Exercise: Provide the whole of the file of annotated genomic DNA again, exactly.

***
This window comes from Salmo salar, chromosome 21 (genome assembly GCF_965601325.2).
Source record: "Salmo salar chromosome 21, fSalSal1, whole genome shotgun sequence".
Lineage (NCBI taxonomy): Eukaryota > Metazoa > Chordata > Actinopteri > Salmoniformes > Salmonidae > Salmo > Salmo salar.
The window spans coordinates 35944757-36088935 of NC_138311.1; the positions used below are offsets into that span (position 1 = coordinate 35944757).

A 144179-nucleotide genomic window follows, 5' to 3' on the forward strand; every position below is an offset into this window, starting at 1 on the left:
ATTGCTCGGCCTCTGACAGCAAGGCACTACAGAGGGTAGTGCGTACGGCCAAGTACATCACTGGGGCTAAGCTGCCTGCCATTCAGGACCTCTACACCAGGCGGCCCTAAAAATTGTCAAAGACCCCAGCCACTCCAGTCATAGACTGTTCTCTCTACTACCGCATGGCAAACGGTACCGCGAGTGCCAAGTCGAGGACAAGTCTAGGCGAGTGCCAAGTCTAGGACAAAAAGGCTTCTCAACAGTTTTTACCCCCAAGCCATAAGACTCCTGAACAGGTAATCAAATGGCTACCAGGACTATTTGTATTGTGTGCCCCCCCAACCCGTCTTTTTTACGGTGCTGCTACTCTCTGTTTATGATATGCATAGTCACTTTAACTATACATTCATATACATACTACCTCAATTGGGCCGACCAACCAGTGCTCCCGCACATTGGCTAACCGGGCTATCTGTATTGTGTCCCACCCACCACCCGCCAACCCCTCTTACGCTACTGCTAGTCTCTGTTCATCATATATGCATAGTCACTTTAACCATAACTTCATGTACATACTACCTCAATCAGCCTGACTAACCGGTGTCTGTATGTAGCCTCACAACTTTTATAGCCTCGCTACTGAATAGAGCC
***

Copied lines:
This window comes from Salmo salar, chromosome 21 (genome assembly GCF_965601325.2).
Source record: "Salmo salar chromosome 21, fSalSal1, whole genome shotgun sequence".
Lineage (NCBI taxonomy): Eukaryota > Metazoa > Chordata > Actinopteri > Salmoniformes > Salmonidae > Salmo > Salmo salar.
The window spans coordinates 35944757-36088935 of NC_138311.1; the positions used below are offsets into that span (position 1 = coordinate 35944757).

A 144179-nucleotide genomic window follows, 5' to 3' on the forward strand; every position below is an offset into this window, starting at 1 on the left:
ATTGCTCGGCCTCTGACAGCAAGGCACTACAGAGGGTAGTGCGTACGGCCAAGTACATCACTGGGGCTAAGCTGCCTGCCATTCAGGACCTCTACACCAGGCGGCCCTAAAAATTGTCAAAGACCCCAGCCACTCCAGTCATAGACTGTTCTCTCTACTACCGCATGGCAAACGGTACCGCGAGTGCCAAGTCGAGGACAAGTCTAGGCGAGTGCCAAGTCTAGGACAAAAAGGCTTCTCAACAGTTTTTACCCCCAAGCCATAAGACTCCTGAACAGGTAATCAAATGGCTACCAGGACTATTTGTATTGTGTGCCCCCCCAACCCGTCTTTTTTACGGTGCTGCTACTCTCTGTTTATGATATGCATAGTCACTTTAACTATACATTCATATACATACTACCTCAATTGGGCCGACCAACCAGTGCTCCCGCACATTGGCTAACCGGGCTATCTGTATTGTGTCCCACCCACCACCCGCCAACCCCTCTTACGCTACTGCTAGTCTCTGTTCATCATATATGCATAGTCACTTTAACCATAACTTCATGTACATACTACCTCAATCAGCCTGACTAACCGGTGTCTGTATGTAGCCTCACAACTTTTATAGCCTCGCTACTGAATAGAGCC